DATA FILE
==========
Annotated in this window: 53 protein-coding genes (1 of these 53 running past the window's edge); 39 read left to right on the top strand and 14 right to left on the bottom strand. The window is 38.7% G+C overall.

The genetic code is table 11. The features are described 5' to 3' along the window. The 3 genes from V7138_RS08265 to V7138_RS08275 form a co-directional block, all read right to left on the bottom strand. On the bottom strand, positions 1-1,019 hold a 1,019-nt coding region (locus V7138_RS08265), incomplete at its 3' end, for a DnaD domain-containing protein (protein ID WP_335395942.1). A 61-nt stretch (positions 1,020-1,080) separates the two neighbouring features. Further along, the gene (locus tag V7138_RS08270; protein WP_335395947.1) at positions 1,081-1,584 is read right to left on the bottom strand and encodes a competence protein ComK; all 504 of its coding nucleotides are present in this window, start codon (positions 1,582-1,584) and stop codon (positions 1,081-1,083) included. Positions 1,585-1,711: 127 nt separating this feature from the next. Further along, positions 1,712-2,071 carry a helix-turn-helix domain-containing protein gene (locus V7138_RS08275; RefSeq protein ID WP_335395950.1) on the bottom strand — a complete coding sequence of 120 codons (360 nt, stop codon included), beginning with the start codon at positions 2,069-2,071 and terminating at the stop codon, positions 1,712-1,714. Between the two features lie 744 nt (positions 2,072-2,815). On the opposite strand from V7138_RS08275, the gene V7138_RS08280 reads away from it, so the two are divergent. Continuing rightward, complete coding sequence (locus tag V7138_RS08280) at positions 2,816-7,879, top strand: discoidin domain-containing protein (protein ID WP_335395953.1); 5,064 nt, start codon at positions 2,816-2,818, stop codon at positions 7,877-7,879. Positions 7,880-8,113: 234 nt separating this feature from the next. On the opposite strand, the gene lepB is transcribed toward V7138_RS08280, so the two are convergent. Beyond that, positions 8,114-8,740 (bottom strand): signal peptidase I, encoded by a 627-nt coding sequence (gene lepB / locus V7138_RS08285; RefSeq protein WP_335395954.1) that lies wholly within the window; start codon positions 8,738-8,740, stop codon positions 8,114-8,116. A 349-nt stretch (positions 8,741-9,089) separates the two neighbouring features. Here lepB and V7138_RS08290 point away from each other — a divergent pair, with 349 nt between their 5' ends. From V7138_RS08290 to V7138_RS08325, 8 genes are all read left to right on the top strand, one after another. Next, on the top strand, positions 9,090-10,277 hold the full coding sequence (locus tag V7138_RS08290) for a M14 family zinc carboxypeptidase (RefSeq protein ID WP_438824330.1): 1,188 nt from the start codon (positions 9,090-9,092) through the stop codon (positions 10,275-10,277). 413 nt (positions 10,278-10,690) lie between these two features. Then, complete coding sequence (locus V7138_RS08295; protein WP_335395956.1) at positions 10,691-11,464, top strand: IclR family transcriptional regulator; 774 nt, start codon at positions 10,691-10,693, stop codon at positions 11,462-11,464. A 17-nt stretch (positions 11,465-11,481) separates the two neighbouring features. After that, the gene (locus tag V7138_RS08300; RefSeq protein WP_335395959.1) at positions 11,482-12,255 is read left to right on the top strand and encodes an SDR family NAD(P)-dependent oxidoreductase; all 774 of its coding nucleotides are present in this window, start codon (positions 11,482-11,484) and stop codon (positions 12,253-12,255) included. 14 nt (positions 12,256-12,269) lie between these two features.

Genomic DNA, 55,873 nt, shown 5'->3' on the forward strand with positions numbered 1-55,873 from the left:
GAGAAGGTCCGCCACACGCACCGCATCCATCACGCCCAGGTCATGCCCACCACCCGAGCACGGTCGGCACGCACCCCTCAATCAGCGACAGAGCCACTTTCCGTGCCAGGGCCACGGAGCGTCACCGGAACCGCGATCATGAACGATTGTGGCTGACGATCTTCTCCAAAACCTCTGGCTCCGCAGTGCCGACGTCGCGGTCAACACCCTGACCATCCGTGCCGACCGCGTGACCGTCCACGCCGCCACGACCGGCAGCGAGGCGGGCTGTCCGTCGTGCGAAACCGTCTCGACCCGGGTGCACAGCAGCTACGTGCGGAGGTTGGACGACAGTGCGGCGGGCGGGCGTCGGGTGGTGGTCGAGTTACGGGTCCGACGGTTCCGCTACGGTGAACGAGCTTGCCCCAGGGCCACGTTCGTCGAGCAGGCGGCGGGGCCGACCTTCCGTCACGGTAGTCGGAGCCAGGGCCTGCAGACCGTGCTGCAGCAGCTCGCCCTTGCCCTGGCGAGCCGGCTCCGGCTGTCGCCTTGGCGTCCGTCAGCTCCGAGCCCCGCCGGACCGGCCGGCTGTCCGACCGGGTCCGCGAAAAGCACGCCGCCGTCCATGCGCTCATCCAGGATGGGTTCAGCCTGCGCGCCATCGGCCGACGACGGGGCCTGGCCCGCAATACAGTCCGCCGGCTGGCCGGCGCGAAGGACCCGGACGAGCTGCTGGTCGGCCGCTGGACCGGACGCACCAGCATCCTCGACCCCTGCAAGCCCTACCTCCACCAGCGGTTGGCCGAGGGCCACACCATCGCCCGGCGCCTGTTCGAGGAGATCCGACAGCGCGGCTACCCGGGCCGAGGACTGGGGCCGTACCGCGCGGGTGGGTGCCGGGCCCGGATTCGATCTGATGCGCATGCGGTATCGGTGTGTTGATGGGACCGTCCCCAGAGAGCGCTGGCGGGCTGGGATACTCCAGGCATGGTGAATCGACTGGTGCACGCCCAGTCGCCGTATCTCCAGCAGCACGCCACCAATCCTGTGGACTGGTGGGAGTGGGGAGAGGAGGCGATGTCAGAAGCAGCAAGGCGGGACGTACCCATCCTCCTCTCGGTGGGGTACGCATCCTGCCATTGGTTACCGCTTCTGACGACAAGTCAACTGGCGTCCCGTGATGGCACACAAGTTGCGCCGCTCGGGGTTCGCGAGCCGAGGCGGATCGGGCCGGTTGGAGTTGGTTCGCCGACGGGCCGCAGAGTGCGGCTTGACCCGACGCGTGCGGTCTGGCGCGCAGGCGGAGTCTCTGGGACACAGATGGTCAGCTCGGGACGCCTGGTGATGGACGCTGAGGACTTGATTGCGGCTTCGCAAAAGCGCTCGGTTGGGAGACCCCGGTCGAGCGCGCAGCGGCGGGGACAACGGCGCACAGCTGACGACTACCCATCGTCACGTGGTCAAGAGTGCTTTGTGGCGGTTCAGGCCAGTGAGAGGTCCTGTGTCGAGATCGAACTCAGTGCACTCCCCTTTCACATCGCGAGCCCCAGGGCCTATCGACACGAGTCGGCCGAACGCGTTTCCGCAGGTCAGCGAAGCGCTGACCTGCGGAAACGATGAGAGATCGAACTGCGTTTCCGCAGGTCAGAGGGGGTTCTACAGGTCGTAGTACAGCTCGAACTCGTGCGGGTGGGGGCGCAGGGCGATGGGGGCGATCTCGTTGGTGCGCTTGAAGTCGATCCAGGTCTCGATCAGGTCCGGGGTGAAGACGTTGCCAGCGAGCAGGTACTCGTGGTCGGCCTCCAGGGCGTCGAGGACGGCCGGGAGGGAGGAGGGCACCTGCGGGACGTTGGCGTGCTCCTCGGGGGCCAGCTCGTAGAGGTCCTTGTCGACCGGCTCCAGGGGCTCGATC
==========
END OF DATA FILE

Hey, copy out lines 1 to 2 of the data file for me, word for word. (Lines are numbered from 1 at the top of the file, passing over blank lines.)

Annotated in this window: 53 protein-coding genes (1 of these 53 running past the window's edge); 39 read left to right on the top strand and 14 right to left on the bottom strand. The window is 38.7% G+C overall.

The genetic code is table 11. The features are described 5' to 3' along the window. The 3 genes from V7138_RS08265 to V7138_RS08275 form a co-directional block, all read right to left on the bottom strand. On the bottom strand, positions 1-1,019 hold a 1,019-nt coding region (locus V7138_RS08265), incomplete at its 3' end, for a DnaD domain-containing protein (protein ID WP_335395942.1). A 61-nt stretch (positions 1,020-1,080) separates the two neighbouring features. Further along, the gene (locus tag V7138_RS08270; protein WP_335395947.1) at positions 1,081-1,584 is read right to left on the bottom strand and encodes a competence protein ComK; all 504 of its coding nucleotides are present in this window, start codon (positions 1,582-1,584) and stop codon (positions 1,081-1,083) included. Positions 1,585-1,711: 127 nt separating this feature from the next. Further along, positions 1,712-2,071 carry a helix-turn-helix domain-containing protein gene (locus V7138_RS08275; RefSeq protein ID WP_335395950.1) on the bottom strand — a complete coding sequence of 120 codons (360 nt, stop codon included), beginning with the start codon at positions 2,069-2,071 and terminating at the stop codon, positions 1,712-1,714. Between the two features lie 744 nt (positions 2,072-2,815). On the opposite strand from V7138_RS08275, the gene V7138_RS08280 reads away from it, so the two are divergent. Continuing rightward, complete coding sequence (locus tag V7138_RS08280) at positions 2,816-7,879, top strand: discoidin domain-containing protein (protein ID WP_335395953.1); 5,064 nt, start codon at positions 2,816-2,818, stop codon at positions 7,877-7,879. Positions 7,880-8,113: 234 nt separating this feature from the next. On the opposite strand, the gene lepB is transcribed toward V7138_RS08280, so the two are convergent. Beyond that, positions 8,114-8,740 (bottom strand): signal peptidase I, encoded by a 627-nt coding sequence (gene lepB / locus V7138_RS08285; RefSeq protein WP_335395954.1) that lies wholly within the window; start codon positions 8,738-8,740, stop codon positions 8,114-8,116. A 349-nt stretch (positions 8,741-9,089) separates the two neighbouring features. Here lepB and V7138_RS08290 point away from each other — a divergent pair, with 349 nt between their 5' ends. From V7138_RS08290 to V7138_RS08325, 8 genes are all read left to right on the top strand, one after another. Next, on the top strand, positions 9,090-10,277 hold the full coding sequence (locus tag V7138_RS08290) for a M14 family zinc carboxypeptidase (RefSeq protein ID WP_438824330.1): 1,188 nt from the start codon (positions 9,090-9,092) through the stop codon (positions 10,275-10,277). 413 nt (positions 10,278-10,690) lie between these two features. Then, complete coding sequence (locus V7138_RS08295; protein WP_335395956.1) at positions 10,691-11,464, top strand: IclR family transcriptional regulator; 774 nt, start codon at positions 10,691-10,693, stop codon at positions 11,462-11,464. A 17-nt stretch (positions 11,465-11,481) separates the two neighbouring features. After that, the gene (locus tag V7138_RS08300; RefSeq protein WP_335395959.1) at positions 11,482-12,255 is read left to right on the top strand and encodes an SDR family NAD(P)-dependent oxidoreductase; all 774 of its coding nucleotides are present in this window, start codon (positions 11,482-11,484) and stop codon (positions 12,253-12,255) included. 14 nt (positions 12,256-12,269) lie between these two features.